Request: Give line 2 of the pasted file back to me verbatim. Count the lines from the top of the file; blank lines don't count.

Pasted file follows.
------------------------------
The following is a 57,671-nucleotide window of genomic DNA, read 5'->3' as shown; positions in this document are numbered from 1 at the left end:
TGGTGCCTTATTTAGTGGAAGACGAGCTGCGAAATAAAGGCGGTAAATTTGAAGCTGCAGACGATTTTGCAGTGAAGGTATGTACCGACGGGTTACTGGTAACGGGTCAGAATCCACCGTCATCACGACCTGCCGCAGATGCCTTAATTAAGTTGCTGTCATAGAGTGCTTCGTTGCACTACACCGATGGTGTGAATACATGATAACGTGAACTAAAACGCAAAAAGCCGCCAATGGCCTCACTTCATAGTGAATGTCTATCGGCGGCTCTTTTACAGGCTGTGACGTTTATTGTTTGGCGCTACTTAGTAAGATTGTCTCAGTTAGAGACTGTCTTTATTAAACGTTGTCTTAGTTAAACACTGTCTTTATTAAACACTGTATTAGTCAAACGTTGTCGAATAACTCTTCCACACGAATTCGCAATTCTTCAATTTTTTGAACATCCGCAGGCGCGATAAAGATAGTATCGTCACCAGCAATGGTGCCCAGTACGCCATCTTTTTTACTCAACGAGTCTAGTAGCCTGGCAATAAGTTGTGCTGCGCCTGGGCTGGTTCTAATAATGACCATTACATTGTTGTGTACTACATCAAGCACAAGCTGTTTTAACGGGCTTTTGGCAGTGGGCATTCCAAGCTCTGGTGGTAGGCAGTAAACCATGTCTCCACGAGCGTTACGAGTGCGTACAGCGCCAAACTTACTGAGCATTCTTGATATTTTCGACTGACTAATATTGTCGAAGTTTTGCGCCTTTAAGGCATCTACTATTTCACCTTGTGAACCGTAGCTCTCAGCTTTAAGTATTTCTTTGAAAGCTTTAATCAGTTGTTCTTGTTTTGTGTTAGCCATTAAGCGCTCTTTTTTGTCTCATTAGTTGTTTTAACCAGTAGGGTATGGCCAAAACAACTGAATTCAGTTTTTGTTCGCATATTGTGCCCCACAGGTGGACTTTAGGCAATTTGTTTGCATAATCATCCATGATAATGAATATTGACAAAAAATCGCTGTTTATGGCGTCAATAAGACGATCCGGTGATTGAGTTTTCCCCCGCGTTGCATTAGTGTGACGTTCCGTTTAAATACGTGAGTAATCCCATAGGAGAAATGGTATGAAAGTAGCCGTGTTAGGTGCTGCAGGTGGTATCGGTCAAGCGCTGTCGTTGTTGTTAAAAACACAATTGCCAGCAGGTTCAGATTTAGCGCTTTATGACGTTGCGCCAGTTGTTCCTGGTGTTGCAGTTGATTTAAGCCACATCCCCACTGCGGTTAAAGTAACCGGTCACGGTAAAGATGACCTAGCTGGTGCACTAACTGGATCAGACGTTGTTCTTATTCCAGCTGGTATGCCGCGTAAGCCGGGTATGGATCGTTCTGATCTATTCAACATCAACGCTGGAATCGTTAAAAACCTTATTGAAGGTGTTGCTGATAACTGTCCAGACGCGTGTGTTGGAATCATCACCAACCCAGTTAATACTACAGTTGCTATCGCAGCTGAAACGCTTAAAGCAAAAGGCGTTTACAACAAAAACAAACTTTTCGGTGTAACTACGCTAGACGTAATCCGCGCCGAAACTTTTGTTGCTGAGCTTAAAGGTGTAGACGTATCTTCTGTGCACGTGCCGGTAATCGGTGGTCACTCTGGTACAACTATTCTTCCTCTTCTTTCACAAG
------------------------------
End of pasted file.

TGGTGCCTTATTTAGTGGAAGACGAGCTGCGAAATAAAGGCGGTAAATTTGAAGCTGCAGACGATTTTGCAGTGAAGGTATGTACCGACGGGTTACTGGTAACGGGTCAGAATCCACCGTCATCACGACCTGCCGCAGATGCCTTAATTAAGTTGCTGTCATAGAGTGCTTCGTTGCACTACACCGATGGTGTGAATACATGATAACGTGAACTAAAACGCAAAAAGCCGCCAATGGCCTCACTTCATAGTGAATGTCTATCGGCGGCTCTTTTACAGGCTGTGACGTTTATTGTTTGGCGCTACTTAGTAAGATTGTCTCAGTTAGAGACTGTCTTTATTAAACGTTGTCTTAGTTAAACACTGTCTTTATTAAACACTGTATTAGTCAAACGTTGTCGAATAACTCTTCCACACGAATTCGCAATTCTTCAATTTTTTGAACATCCGCAGGCGCGATAAAGATAGTATCGTCACCAGCAATGGTGCCCAGTACGCCATCTTTTTTACTCAACGAGTCTAGTAGCCTGGCAATAAGTTGTGCTGCGCCTGGGCTGGTTCTAATAATGACCATTACATTGTTGTGTACTACATCAAGCACAAGCTGTTTTAACGGGCTTTTGGCAGTGGGCATTCCAAGCTCTGGTGGTAGGCAGTAAACCATGTCTCCACGAGCGTTACGAGTGCGTACAGCGCCAAACTTACTGAGCATTCTTGATATTTTCGACTGACTAATATTGTCGAAGTTTTGCGCCTTTAAGGCATCTACTATTTCACCTTGTGAACCGTAGCTCTCAGCTTTAAGTATTTCTTTGAAAGCTTTAATCAGTTGTTCTTGTTTTGTGTTAGCCATTAAGCGCTCTTTTTTGTCTCATTAGTTGTTTTAACCAGTAGGGTATGGCCAAAACAACTGAATTCAGTTTTTGTTCGCATATTGTGCCCCACAGGTGGACTTTAGGCAATTTGTTTGCATAATCATCCATGATAATGAATATTGACAAAAAATCGCTGTTTATGGCGTCAATAAGACGATCCGGTGATTGAGTTTTCCCCCGCGTTGCATTAGTGTGACGTTCCGTTTAAATACGTGAGTAATCCCATAGGAGAAATGGTATGAAAGTAGCCGTGTTAGGTGCTGCAGGTGGTATCGGTCAAGCGCTGTCGTTGTTGTTAAAAACACAATTGCCAGCAGGTTCAGATTTAGCGCTTTATGACGTTGCGCCAGTTGTTCCTGGTGTTGCAGTTGATTTAAGCCACATCCCCACTGCGGTTAAAGTAACCGGTCACGGTAAAGATGACCTAGCTGGTGCACTAACTGGATCAGACGTTGTTCTTATTCCAGCTGGTATGCCGCGTAAGCCGGGTATGGATCGTTCTGATCTATTCAACATCAACGCTGGAATCGTTAAAAACCTTATTGAAGGTGTTGCTGATAACTGTCCAGACGCGTGTGTTGGAATCATCACCAACCCAGTTAATACTACAGTTGCTATCGCAGCTGAAACGCTTAAAGCAAAAGGCGTTTACAACAAAAACAAACTTTTCGGTGTAACTACGCTAGACGTAATCCGCGCCGAAACTTTTGTTGCTGAGCTTAAAGGTGTAGACGTATCTTCTGTGCACGTGCCGGTAATCGGTGGTCACTCTGGTACAACTATTCTTCCTCTTCTTTCACAAG